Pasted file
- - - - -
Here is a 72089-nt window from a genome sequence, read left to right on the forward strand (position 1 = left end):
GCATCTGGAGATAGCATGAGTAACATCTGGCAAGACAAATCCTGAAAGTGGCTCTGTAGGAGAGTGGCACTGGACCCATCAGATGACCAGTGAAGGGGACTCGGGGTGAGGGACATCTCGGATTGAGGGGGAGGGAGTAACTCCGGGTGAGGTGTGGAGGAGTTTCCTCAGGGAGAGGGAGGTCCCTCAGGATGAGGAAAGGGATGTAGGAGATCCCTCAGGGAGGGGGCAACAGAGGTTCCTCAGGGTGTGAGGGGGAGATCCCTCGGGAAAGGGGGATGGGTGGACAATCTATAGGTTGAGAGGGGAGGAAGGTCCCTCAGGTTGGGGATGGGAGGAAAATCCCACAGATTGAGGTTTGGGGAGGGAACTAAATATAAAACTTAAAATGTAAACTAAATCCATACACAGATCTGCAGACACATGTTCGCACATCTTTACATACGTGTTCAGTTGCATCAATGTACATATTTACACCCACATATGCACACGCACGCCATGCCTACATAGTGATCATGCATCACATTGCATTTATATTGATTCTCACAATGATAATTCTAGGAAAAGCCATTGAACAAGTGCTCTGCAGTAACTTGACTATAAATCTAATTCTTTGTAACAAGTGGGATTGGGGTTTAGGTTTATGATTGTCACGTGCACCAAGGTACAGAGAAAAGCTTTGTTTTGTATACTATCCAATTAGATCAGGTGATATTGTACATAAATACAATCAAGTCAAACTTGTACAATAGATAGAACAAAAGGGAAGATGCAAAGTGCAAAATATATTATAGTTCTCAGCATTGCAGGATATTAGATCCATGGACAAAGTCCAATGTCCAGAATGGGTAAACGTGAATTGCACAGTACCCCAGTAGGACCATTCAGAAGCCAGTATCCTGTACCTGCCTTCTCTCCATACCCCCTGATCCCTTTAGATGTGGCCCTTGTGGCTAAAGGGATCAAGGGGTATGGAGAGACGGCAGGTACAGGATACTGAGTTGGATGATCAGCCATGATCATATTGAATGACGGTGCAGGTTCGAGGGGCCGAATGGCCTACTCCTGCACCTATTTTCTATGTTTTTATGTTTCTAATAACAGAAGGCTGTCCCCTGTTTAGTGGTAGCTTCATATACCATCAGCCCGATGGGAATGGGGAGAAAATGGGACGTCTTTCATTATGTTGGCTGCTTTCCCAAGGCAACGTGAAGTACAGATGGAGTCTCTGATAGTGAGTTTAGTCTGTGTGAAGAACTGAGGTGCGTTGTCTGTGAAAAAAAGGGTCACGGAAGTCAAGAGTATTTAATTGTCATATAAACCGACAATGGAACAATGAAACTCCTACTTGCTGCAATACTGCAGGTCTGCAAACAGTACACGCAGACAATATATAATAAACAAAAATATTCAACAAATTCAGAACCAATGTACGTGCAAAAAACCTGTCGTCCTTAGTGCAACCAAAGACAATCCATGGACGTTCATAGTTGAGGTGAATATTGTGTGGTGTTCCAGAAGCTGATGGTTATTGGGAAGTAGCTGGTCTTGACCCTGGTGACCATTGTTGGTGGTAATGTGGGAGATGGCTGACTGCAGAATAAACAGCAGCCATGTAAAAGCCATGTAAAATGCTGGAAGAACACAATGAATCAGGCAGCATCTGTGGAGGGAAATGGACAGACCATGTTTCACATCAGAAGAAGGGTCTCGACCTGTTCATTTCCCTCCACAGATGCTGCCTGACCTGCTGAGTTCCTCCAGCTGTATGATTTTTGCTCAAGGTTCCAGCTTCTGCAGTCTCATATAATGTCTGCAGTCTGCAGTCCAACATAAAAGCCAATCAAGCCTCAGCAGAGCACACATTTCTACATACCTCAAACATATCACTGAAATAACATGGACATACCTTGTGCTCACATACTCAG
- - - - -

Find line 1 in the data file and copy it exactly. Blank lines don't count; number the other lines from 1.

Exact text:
Here is a 72089-nt window from a genome sequence, read left to right on the forward strand (position 1 = left end):